Happy Lunar New Year, folks. There's some debate over whether it's the year of the goat or the sheep. If you're David Icke, of course, or one of UKIP's wackier supporters, every year is the year of the sheeple.
Anyway, James has another piece out on China's quest for total spectrum information dominance through Big Data; a dilemma for Beijing since finding out everything it wants to know implies allowing greater freedom of information than it would like. The story starts in Xinjiang:
On 5 July 2009, residents of Xinjiang, China’s far western province, found the internet wasn’t working. It’s a regular frustration in remote areas, but it rapidly became apparent that this time it wasn’t coming back. The government had hit the kill switch on the entire province when a protest in the capital Ürümqi by young Uighur men (of the area’s indigenous Turkic population) turned into a riot against the Han Chinese, in which at least 197 people were killed.
The shutdown was intended to prevent similar uprisings by the Uighur, long subjected to religious and cultural repression, and to halt revenge attacks by Han. In that respect, it might have worked; officially, there was no fatal retaliation, but in retrospect the move came to be seen as an error.
Mainly because Uyghur rebels seem to have become the first 21st century dissident movement to take themselves offline.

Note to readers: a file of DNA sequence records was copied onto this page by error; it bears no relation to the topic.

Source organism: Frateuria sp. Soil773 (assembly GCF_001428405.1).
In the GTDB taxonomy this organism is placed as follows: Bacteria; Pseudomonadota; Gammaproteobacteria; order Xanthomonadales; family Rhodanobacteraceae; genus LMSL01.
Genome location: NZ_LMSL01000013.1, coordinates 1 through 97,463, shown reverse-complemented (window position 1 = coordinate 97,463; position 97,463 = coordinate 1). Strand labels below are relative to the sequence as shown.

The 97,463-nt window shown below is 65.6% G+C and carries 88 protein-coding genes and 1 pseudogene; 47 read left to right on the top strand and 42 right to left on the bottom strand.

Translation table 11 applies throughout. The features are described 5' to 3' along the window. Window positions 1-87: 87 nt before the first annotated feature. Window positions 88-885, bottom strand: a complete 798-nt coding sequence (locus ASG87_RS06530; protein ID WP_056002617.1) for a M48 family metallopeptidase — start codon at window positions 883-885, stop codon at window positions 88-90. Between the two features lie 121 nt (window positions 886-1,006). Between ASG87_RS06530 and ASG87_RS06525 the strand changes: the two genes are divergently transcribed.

On that note, Beijing has also taken its campaign against Islamic radicalism in Xinjiang in a truly bizarre direction:
But there are particular reasons why the Chinese Communist Party might be interested in promoting public dancing in Xinjiang now. Beijing is nervous about what it considers signs of religious extremism among Uyghurs, and one of these telltale signs is a disinclination to dance. In speech at the National People’s Congress in March last year, a Xinjiang representative and deputy chairperson of the China Dancer’s Association Dilnar Abdulla gave a speech claiming that religious extremists in Xinjiang were ‘campaigning for the commoners not to sing and dance, even not permitting them to sing and dance at weddings.’
So, according to this logic, orchestrating a campaign to encourage people to dance is actually a way to get people to disavow publicly any sympathy for religious extremism. People are technically not coerced into dancing, despite what the Turkish headlines scream, but it would be a brave individual who would call attention to themselves as a potential extremist by refusing the invitation to ‘cut a rug’. Public and peer pressure is enough for most people to join in.
Yes, Beijing is quite literally compelling Uighurs to dance in public to demonstrate that they are moderate Muslims.